Summary of Study ST002035

This data is available at the NIH Common Fund's National Metabolomics Data Repository (NMDR) website, the Metabolomics Workbench, https://www.metabolomicsworkbench.org, where it has been assigned Project ID PR001288. The data can be accessed directly via it's Project DOI: 10.21228/M8771V This work is supported by NIH grant, U2C- DK119886.

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This study contains a large results data set and is not available in the mwTab file. It is only available for download via FTP as data file(s) here.

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Study IDST002035
Study TitleIrradiation causes alterations of polyamine, purine and sulfur metabolism in red blood cells and multiple organs (Heart)
Study SummaryInvestigating the metabolic effects of radiation is critical to understand the impact of radiotherapy (e.g., for bone marrow irradiation prior to hematopoietic stem cell transplantation in the clinic or in laboratory studies), space travel, and exposure to environmental radiation. In patients undergoing hemopoietic stem cell transplantation, iron overload is a common risk factor for poor outcomes. Previous studies assert that both irradiation and iron independently modulate tryptophan and indole metabolism of the microbiome, which may in turn impact host immune response. However, no studies have interrogated the multi-organ effects of these treatments concurrently. Herein, we use a model that recapitulate transfusional iron overload, a condition often observed in chronically transfused patients with thalassemia, sickle cell disease, or myelodysplastic syndrome. We applied an omics approach to investigate the impact of both iron load and irradiation on the host metabolome. Our results revealed dose-dependent effects of irradiation in red blood cells (RBC), plasma, spleen, and liver energy and redox metabolism. Increases in polyamines and purine salvage metabolites were observed in organs with high oxygen consumption including the heart, kidney, and brain. Irradiation also impacted the metabolism of the duodenum, colon, and stool, suggesting a potential effect on the microbiome. Iron infusion affected the respose to radiation in the organs and blood, especially in RBC polyamine metabolism and spleen antioxidant metabolism, and affected glucose, sulfur (especially methionine and glutathione systems) and tryptophan metabolism in the liver, stool, and brain. Together, the results suggest that radiation impacts metabolism on a multi-organ level with a significant interaction of host iron status.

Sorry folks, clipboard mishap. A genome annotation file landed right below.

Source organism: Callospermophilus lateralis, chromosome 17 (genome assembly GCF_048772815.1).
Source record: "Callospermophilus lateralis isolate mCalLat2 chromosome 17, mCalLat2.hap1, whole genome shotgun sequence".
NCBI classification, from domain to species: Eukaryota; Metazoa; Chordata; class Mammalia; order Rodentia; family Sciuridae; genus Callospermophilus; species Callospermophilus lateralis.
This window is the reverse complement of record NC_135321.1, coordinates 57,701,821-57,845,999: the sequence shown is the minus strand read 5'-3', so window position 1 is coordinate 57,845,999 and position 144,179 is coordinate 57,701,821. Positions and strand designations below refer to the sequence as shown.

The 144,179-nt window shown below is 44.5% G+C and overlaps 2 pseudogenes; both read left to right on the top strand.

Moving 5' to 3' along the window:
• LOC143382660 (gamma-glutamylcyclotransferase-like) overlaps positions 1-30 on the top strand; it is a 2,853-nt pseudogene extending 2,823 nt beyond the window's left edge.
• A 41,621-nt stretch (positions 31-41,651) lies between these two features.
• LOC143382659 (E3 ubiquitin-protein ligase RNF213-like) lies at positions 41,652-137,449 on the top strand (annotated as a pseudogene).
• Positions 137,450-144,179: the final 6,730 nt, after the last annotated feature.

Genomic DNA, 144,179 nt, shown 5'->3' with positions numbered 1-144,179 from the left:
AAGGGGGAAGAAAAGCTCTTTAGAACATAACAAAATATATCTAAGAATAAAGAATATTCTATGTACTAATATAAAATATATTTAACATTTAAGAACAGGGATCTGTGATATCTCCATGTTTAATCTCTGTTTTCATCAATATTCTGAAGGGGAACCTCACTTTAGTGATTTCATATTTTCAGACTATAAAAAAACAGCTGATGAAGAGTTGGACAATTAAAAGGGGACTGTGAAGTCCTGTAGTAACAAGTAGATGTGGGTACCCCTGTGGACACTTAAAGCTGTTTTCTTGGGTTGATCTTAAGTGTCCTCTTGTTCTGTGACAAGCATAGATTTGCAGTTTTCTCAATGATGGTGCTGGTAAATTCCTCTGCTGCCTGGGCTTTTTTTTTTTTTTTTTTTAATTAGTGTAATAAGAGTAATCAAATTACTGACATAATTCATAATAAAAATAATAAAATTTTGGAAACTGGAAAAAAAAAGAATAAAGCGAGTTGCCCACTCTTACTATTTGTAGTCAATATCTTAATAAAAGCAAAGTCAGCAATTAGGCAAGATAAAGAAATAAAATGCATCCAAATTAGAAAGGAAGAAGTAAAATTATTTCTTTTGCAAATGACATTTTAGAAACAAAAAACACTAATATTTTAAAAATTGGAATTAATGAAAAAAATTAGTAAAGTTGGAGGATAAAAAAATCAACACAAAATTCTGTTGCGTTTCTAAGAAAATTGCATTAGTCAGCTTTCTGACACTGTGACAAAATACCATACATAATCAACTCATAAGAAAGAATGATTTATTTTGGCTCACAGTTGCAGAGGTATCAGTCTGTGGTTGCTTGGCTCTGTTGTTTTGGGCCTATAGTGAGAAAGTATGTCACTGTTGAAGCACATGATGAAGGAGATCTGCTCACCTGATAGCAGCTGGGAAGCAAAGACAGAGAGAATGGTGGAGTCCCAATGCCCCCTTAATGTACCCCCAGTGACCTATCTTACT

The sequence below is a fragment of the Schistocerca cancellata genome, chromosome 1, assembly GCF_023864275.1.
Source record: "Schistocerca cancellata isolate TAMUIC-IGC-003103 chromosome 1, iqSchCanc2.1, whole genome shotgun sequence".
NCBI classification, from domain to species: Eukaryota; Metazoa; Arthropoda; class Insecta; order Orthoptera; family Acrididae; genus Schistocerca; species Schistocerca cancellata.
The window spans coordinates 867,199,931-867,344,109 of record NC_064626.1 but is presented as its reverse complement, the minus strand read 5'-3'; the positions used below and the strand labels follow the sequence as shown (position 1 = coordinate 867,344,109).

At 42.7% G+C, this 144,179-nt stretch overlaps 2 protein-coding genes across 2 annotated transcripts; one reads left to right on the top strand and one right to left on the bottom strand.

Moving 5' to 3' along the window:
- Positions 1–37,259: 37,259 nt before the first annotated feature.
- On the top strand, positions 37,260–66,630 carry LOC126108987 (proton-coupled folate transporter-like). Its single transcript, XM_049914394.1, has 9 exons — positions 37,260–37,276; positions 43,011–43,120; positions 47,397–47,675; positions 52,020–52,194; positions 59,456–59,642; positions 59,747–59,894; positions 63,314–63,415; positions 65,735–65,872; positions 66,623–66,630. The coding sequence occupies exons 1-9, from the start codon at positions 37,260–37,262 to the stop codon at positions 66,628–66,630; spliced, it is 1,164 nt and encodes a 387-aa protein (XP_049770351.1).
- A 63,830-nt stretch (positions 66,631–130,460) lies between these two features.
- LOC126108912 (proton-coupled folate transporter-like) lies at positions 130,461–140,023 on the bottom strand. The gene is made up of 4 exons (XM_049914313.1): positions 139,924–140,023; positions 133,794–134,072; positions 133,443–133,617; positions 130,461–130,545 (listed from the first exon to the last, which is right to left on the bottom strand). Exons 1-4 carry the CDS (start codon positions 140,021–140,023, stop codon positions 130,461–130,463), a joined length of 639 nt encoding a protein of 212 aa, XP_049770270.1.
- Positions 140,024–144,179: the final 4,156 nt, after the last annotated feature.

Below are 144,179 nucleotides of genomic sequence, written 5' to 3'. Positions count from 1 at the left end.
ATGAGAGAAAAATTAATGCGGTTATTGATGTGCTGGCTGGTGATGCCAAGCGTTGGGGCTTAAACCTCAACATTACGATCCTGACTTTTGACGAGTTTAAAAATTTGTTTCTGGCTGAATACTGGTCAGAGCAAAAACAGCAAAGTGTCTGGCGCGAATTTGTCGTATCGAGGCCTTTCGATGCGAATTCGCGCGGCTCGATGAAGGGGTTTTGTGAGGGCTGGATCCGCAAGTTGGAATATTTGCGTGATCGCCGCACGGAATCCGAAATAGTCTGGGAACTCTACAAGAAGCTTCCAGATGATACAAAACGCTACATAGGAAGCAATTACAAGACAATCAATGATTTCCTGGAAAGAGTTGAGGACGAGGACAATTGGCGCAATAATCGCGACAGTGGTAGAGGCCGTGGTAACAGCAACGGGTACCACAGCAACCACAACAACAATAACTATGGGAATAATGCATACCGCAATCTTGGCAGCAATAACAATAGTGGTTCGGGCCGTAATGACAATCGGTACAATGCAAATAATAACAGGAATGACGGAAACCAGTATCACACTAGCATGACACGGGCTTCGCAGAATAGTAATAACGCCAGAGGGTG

Institute
University of Colorado Anschutz Medical Campus
Last NameRoy
First NameMicaela
Address13001 E 17th Pl, Aurora, CO 80045
Emailmicaela.roy@cuanschutz.edu
Phone303-724-3339
Submit Date2021-12-27
Raw Data AvailableYes
Raw Data File Type(s)raw(Thermo)
Analysis Type DetailLC-MS
Release Date2022-01-21
Release Version1
Micaela Roy Micaela Roy
https://dx.doi.org/10.21228/M8771V
ftp://www.metabolomicsworkbench.org/Studies/ application/zip

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Combined analysis:

Analysis ID AN003309 AN003310
Analysis type MS MS
Chromatography type Reversed phase Reversed phase
Chromatography system Thermo Vanquish Thermo Vanquish
Column Phenomenex Kinetex C18 (150 x 2.1mm, 2.6 um) Phenomenex Kinetex C18 (150 x 2.1mm, 2.6 um)
MS Type ESI ESI
MS instrument type Orbitrap Orbitrap
MS instrument name Thermo Q Exactive Orbitrap Thermo Q Exactive Orbitrap
Ion Mode POSITIVE NEGATIVE
Units peak area top peak area top
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